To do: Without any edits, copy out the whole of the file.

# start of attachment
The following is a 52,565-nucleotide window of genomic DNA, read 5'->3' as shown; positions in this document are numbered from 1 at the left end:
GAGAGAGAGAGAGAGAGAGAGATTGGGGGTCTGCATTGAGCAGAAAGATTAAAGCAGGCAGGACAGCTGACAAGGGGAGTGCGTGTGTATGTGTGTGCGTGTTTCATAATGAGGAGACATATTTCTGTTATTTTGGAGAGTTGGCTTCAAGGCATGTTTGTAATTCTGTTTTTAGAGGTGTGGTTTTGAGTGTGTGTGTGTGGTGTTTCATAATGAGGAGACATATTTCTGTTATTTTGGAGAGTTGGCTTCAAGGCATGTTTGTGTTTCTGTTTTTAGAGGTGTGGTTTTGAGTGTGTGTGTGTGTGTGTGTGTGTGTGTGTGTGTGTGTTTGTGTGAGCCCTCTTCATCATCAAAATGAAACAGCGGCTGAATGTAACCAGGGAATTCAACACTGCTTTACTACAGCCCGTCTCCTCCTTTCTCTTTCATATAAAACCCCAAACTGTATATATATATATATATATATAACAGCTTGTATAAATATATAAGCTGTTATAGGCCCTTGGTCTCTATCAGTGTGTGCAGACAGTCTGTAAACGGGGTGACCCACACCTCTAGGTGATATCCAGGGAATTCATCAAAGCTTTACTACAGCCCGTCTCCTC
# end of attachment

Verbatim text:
The following is a 52,565-nucleotide window of genomic DNA, read 5'->3' as shown; positions in this document are numbered from 1 at the left end:
GAGAGAGAGAGAGAGAGAGAGATTGGGGGTCTGCATTGAGCAGAAAGATTAAAGCAGGCAGGACAGCTGACAAGGGGAGTGCGTGTGTATGTGTGTGCGTGTTTCATAATGAGGAGACATATTTCTGTTATTTTGGAGAGTTGGCTTCAAGGCATGTTTGTAATTCTGTTTTTAGAGGTGTGGTTTTGAGTGTGTGTGTGTGGTGTTTCATAATGAGGAGACATATTTCTGTTATTTTGGAGAGTTGGCTTCAAGGCATGTTTGTGTTTCTGTTTTTAGAGGTGTGGTTTTGAGTGTGTGTGTGTGTGTGTGTGTGTGTGTGTGTGTGTGTTTGTGTGAGCCCTCTTCATCATCAAAATGAAACAGCGGCTGAATGTAACCAGGGAATTCAACACTGCTTTACTACAGCCCGTCTCCTCCTTTCTCTTTCATATAAAACCCCAAACTGTATATATATATATATATATATAACAGCTTGTATAAATATATAAGCTGTTATAGGCCCTTGGTCTCTATCAGTGTGTGCAGACAGTCTGTAAACGGGGTGACCCACACCTCTAGGTGATATCCAGGGAATTCATCAAAGCTTTACTACAGCCCGTCTCCTC